But if you really think that a bunch of "activists" with laptops are going to change the campaign's trajectory, I think you're mistaken. At best, they can have an influence on the media narrative (for good or ill), and push some stories toward the campaign. But communicating with a nasty "wake the hell up you suckers" attitude, and characterizing what's been a pretty damn successful campaign so far as "flailing" and ineffective" is probably not as persuasive as you might think.
It's not that anyone fell for them... it's that through those ads and the subsequent media attention, McCain simply managed to solidify his base. That's what Rovian politics is all about. It's a strategy that happens to work with republicans, and really only with republicans.
Keep in mind, America is still basically an evenly divided country. Republican loyalists who had no enthusiasm over the summer get excited when Democrats are mocked, and came home. Other republicans jumped on board, sensing that they might pull this out after all. The Palin pick only energized them further. Basically, the majority of republicans are now onboard with McCain, as I suspect the Obama people always knew they would be.
That's surprising? Not at all. Like all elections, this was always going to come down to a few states, a few million voters, and will boil down to turnout. Personally, I think this ad and VP-driven bounce McCain is getting now in September in terms of enthusiasm isn't going to hold. How firmly these late-arriving republicans are going to stay onboard has yet to be seen.
Meanwhile, we're still going to have a substantial registration edge over previous years, and an electorate with a strong anti-incumbent inclination. That's why Obama is going to bypass the noise, bypass Palin, and keep going after McCain and the republican party as a continuation of Bush.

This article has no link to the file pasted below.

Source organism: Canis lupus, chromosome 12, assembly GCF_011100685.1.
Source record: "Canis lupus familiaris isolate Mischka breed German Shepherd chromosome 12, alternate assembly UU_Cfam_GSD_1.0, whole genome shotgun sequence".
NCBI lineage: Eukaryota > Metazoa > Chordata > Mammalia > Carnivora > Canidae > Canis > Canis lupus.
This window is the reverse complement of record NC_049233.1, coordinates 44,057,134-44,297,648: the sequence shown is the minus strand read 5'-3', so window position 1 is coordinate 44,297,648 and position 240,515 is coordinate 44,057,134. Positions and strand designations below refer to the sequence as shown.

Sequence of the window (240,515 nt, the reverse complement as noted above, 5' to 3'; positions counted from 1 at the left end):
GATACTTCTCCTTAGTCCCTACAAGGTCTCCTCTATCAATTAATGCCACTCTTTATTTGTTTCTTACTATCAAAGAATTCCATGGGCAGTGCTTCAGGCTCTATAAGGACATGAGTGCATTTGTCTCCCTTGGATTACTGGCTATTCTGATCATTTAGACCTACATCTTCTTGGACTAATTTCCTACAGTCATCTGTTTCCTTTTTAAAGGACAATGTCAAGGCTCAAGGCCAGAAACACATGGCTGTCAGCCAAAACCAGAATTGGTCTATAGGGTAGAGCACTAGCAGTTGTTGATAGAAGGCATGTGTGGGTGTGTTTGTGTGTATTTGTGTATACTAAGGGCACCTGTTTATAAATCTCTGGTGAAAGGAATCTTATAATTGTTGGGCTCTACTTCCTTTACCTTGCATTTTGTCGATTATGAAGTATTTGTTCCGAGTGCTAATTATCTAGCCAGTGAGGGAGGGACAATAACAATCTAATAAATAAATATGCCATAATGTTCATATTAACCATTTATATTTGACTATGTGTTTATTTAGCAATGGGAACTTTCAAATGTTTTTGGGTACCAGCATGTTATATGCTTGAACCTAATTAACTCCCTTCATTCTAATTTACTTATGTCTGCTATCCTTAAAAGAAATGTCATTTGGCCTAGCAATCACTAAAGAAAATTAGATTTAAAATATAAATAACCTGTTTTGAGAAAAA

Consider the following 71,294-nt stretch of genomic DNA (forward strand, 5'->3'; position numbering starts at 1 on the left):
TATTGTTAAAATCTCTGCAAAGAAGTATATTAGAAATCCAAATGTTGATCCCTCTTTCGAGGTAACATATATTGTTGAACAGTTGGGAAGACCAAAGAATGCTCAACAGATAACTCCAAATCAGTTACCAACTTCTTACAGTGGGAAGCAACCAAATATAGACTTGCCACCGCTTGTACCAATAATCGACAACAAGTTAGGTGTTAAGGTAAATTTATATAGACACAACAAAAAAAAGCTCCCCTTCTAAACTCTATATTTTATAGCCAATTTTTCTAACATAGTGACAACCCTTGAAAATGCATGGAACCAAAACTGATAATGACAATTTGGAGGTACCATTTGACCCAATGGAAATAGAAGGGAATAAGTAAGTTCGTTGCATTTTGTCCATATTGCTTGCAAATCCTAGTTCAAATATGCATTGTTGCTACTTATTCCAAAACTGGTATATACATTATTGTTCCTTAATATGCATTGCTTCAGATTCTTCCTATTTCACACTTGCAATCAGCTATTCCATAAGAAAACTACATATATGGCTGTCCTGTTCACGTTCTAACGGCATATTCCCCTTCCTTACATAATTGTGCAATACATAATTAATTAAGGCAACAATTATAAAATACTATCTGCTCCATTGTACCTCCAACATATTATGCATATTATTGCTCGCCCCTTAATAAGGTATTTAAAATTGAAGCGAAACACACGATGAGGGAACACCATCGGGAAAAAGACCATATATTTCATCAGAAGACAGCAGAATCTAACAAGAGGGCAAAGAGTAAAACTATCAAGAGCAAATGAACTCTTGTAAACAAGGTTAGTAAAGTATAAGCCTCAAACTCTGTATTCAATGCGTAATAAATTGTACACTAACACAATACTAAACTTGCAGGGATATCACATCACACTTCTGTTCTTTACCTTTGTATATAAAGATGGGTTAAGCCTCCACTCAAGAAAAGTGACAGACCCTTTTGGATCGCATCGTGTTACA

I fully expect McCain's attacks to get nastier than modern observers have ever seen. But ultimately, while they'll hold the base together, I don't think they're going to be enough this year. Not this year.
There are many. The polls are essentially even, which is not surprising given that, immediately following the conventions, party affiliations become more firmly established. And this has been arguably McCain's peak media week, a week when nobody has really been even talking about him.
But natiional numbers are meaningless now. The map is becoming clearer, and the battlegrounds are coming more into focus. The numbers from those states are looking good for Obama at this point. It's clear where there is work to be done, and resources are moving into position.
The Obama strategy, which has been a patient one from the very beginning, just infuriates those of you who want to see red meat, blood in the water, take no prisoners politics, because you think that's what got Kerry beat. You want nothing but hard-knuckled attacks, and you can't understand why you're not seeing them. You're so caught up in the 12-hour media cycles, though, that you can't step back and see the larger picture, and teh larger strategy.
Obama reads the mood of the country as different from 2004, significantly. If anything, it looks more like 2006. And that's good news for Democrats.
Sure, the campaign has made adjustments here and there, and given some of the new dynamics Palin introduced, they're probably going to have to go more negative sooner than they wanted, on a national level. But I think it's pretty much going to be what it's been from the start: a slow and steady escalation of the rhetoric, keeping on-message and on the issues, while saving the hardest-hitting ads for local markets.
The McCain-Palin ticket is gambling that they can keep up a steady stream of attacks, negative ads, and avoidance of the issues (and interviews) for seven weeks without suffering any backlash. I don't think they can. I don't think the country's in the mood for it.
Want another reason to be optimistic? Barack Obama is a far more skilled politician than you, or anyone blogging on this site, is a political analyst. He's assembled a team that came out of nowhere to win a hard-fought primary, that succeeded in then quickly uniting an evenly divided party, and has kept its head while everyone about them has been losing theirs.